21 Nov. 45

I cannot, of course, deny that these men are surprised that this is the law; they really are surprised that there is any such thing as law. These defendants did not rely on any law at all. Their program ignored and defied all law. That this is so will appear from many acts and statements, of which I cite but a few.

In the Führer's speech to all military commanders on November 23, 1939 he reminded them that at the moment Germany had a pact with Russia, but declared: "Agreements are to be kept only as long as they serve a certain purpose." Later in the same speech he announced: "A violation of the neutrality of Holland and Belgium will be of no importance" (789-PS). A top secret document, entitled "Warfare as a Problem of Organization," dispatched by the Chief of the High Command to all commanders on April 19, 1938 declared that "the normal rules of war towards neutrals may be considered to apply on the basis whether operation of rules will create greater advantages or disadvantages for the belligerents" (L-211). And from the files of the German Navy Staff, we have a "Memorandum on Intensified Naval War," dated October 15, 1939, which begins by stating a desire to comply with International Law. "However," it continues, "if decisive successes are expected from any measure considered as a war necessity, it must be carried through even if it is not in agreement with international law." (L-184) International law, natural law, German law, any law at all was to these men simply a propaganda device to be invoked when it helped and to be ignored when it would condemn what they wanted to do. That men may be protected in relying upon the law at the time they act is the reason we find laws of retrospective operations unjust. But these men cannot bring themselves within the reason of the rule which in some systems of jurisprudence prohibits ex post facto laws. They cannot show that they ever relied upon international law in any state or paid it the slightest regard.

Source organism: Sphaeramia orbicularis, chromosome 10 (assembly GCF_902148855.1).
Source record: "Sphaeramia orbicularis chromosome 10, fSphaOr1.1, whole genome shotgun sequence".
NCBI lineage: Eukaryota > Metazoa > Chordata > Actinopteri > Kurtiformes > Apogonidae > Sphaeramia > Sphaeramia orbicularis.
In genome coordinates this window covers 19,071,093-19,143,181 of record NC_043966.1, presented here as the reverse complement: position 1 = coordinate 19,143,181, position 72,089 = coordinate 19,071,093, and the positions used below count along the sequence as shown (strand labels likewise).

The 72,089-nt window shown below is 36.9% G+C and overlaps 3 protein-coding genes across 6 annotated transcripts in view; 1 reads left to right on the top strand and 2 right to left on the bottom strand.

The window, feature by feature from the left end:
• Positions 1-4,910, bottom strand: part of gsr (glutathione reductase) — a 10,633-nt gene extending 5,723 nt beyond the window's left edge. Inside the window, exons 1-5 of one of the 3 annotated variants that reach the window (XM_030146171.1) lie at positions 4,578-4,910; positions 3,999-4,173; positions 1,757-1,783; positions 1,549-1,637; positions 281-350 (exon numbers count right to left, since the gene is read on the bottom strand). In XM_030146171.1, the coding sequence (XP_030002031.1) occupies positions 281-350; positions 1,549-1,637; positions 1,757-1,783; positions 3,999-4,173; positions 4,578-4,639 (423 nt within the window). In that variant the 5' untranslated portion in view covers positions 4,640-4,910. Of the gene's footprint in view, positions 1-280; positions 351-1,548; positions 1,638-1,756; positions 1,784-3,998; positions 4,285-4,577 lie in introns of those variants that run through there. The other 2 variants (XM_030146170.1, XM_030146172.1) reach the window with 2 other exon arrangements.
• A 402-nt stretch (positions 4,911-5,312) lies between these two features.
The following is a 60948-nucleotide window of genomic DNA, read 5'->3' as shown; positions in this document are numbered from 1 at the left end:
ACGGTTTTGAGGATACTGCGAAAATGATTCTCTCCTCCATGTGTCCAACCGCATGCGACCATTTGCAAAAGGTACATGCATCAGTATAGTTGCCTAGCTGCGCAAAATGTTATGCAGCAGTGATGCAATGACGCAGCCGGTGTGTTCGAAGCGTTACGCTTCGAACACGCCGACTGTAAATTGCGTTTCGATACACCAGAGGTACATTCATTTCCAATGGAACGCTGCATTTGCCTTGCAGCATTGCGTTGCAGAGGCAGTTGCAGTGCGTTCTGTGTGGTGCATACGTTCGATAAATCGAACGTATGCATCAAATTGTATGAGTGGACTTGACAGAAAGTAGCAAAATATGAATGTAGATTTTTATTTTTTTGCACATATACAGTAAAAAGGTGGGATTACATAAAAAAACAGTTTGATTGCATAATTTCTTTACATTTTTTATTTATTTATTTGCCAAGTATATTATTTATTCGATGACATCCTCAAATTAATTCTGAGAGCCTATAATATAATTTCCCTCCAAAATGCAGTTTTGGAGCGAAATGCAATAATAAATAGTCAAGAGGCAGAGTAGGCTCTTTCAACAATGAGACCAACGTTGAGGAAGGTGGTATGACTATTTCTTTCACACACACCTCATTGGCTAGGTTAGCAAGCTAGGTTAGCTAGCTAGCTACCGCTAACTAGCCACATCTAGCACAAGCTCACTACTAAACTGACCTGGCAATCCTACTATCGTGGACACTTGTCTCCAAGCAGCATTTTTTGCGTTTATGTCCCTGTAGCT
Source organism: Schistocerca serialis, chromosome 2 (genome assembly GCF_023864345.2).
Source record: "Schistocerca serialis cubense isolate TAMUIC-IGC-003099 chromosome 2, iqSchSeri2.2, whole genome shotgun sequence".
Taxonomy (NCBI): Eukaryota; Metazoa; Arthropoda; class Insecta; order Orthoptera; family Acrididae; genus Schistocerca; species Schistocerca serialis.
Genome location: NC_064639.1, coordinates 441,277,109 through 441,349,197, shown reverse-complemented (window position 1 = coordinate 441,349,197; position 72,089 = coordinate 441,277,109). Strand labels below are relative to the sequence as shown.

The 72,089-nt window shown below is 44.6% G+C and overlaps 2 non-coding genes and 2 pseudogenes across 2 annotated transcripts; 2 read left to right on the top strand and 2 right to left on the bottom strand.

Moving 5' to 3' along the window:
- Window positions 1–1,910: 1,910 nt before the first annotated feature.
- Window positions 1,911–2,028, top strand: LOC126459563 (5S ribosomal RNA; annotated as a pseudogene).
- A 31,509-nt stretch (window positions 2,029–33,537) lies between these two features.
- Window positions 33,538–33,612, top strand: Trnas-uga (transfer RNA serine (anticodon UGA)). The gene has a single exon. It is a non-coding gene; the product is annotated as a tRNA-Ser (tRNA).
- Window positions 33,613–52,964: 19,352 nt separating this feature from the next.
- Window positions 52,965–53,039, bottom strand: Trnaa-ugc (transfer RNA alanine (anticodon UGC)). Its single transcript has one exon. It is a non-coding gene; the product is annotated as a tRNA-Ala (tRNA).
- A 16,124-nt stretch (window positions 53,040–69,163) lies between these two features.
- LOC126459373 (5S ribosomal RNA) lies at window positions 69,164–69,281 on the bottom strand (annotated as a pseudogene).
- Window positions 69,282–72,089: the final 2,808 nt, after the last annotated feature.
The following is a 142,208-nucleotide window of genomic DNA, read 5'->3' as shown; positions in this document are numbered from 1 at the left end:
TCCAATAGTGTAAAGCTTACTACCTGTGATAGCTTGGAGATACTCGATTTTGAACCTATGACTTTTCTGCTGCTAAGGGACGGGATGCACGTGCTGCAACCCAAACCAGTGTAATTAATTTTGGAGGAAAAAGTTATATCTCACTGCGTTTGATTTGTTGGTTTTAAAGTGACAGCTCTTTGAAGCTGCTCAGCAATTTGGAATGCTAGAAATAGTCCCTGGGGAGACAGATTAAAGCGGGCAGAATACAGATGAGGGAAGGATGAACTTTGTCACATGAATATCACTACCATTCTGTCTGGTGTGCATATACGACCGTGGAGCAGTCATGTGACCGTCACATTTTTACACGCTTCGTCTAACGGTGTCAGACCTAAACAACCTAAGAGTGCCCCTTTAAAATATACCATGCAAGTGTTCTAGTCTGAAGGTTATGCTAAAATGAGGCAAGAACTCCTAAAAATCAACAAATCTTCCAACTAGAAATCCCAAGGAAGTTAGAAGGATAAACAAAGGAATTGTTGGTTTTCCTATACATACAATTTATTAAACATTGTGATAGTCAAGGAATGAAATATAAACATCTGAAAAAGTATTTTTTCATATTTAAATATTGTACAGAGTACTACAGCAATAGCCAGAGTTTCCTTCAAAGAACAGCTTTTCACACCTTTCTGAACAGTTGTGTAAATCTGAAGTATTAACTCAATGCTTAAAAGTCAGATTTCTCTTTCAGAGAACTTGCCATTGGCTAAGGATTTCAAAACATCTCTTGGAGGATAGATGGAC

The third Count of the Indictment is based on the definition of War Crimes contained in the Charter. I have outlined to you the systematic course of conduct toward civilian populations and combat forces which violates international conventions to which Germany was a party. Of the criminal nature of these acts at least, the defendants had, as we shall show, clear knowledge. Accordingly, they took pains to conceal their violations. It will appear that the Defendants Keitel and Jodl were informed by official legal advisors that the orders to brand Russian prisoners of war, to shackle British prisoners of war, and to execute commando prisoners were clear violations of international law. Nevertheless, these orders were put into effect. The same is true of orders issued for the assassination of General Giraud and General Weygand, which failed to be executed